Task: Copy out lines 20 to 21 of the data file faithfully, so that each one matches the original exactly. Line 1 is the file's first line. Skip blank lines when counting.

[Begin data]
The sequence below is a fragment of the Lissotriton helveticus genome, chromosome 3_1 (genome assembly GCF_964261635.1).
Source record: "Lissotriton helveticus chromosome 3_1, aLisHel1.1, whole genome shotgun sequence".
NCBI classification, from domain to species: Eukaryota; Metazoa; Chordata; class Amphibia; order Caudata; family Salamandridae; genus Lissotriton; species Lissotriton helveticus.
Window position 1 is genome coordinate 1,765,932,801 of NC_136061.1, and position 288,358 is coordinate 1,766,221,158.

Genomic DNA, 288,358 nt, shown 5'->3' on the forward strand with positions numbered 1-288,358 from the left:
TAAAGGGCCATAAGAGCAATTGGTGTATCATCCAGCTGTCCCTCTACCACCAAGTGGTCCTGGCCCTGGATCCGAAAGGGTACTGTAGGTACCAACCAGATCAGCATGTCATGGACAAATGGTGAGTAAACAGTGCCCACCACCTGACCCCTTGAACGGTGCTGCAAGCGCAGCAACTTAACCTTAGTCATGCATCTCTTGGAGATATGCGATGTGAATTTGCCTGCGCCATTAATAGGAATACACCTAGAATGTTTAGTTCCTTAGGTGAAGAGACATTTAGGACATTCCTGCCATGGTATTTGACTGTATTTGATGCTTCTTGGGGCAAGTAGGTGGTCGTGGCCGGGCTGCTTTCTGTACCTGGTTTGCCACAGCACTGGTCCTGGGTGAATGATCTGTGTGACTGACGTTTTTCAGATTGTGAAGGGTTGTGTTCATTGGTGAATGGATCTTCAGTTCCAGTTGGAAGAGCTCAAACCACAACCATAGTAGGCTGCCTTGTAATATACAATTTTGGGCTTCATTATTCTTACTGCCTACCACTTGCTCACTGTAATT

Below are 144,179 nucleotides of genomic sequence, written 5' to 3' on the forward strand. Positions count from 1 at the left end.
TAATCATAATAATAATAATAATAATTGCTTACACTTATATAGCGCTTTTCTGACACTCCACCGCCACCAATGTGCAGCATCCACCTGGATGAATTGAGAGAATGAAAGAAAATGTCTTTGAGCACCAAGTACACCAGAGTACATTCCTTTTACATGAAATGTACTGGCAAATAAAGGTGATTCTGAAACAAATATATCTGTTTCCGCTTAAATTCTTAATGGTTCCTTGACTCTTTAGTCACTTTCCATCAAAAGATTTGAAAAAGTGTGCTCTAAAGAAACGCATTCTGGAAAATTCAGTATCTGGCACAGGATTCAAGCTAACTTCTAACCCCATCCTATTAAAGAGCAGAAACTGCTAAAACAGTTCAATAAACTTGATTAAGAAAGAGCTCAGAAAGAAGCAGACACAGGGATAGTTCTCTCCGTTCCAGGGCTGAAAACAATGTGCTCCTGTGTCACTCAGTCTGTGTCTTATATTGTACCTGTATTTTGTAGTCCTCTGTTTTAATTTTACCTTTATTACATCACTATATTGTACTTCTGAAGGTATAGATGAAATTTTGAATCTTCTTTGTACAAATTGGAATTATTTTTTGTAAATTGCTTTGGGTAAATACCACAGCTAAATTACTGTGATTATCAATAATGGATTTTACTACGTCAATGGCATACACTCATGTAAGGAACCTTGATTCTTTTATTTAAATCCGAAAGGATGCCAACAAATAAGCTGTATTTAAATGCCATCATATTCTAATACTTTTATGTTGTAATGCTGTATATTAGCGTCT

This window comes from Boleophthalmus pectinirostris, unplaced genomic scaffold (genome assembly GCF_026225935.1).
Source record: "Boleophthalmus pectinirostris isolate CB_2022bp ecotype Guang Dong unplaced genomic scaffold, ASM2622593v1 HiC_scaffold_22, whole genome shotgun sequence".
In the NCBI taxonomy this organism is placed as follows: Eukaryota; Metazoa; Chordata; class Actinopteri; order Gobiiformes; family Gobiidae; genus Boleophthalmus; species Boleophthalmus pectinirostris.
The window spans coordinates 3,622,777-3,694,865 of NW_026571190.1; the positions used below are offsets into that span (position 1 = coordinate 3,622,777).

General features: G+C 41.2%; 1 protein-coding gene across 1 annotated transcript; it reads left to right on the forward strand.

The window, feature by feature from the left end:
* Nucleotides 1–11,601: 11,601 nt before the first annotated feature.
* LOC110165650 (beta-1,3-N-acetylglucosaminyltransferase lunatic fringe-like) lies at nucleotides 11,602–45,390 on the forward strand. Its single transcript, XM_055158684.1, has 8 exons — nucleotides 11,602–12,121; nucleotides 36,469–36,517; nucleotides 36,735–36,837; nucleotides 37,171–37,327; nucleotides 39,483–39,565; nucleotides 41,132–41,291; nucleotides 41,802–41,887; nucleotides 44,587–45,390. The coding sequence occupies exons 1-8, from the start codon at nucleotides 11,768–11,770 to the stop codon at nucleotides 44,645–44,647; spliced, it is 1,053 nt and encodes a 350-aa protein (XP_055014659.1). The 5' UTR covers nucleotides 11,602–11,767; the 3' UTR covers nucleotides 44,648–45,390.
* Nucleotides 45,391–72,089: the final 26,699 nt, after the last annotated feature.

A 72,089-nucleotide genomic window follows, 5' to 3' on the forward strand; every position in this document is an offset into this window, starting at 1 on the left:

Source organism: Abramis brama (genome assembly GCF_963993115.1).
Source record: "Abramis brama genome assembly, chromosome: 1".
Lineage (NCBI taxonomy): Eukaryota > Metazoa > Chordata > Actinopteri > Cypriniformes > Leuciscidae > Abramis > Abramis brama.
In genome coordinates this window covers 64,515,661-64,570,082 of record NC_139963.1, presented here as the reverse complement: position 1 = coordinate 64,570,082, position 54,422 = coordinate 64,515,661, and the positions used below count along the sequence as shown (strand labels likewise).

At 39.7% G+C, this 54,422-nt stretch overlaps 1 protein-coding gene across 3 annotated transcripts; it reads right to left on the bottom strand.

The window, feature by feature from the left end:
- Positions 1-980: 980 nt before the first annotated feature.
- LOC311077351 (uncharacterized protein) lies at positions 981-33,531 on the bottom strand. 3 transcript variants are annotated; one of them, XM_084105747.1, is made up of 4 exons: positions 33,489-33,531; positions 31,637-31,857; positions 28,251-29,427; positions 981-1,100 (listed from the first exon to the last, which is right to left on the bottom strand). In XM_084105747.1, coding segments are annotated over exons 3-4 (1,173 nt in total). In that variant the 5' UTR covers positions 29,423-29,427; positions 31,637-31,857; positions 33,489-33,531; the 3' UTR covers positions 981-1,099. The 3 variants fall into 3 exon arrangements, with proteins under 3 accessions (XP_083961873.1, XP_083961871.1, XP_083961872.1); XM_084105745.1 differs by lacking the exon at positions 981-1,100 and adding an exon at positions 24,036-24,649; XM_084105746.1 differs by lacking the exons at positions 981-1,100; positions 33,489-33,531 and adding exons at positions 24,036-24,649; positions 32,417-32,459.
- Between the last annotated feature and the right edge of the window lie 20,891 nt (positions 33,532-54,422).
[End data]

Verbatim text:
Source record: "Abramis brama genome assembly, chromosome: 1".
Lineage (NCBI taxonomy): Eukaryota > Metazoa > Chordata > Actinopteri > Cypriniformes > Leuciscidae > Abramis > Abramis brama.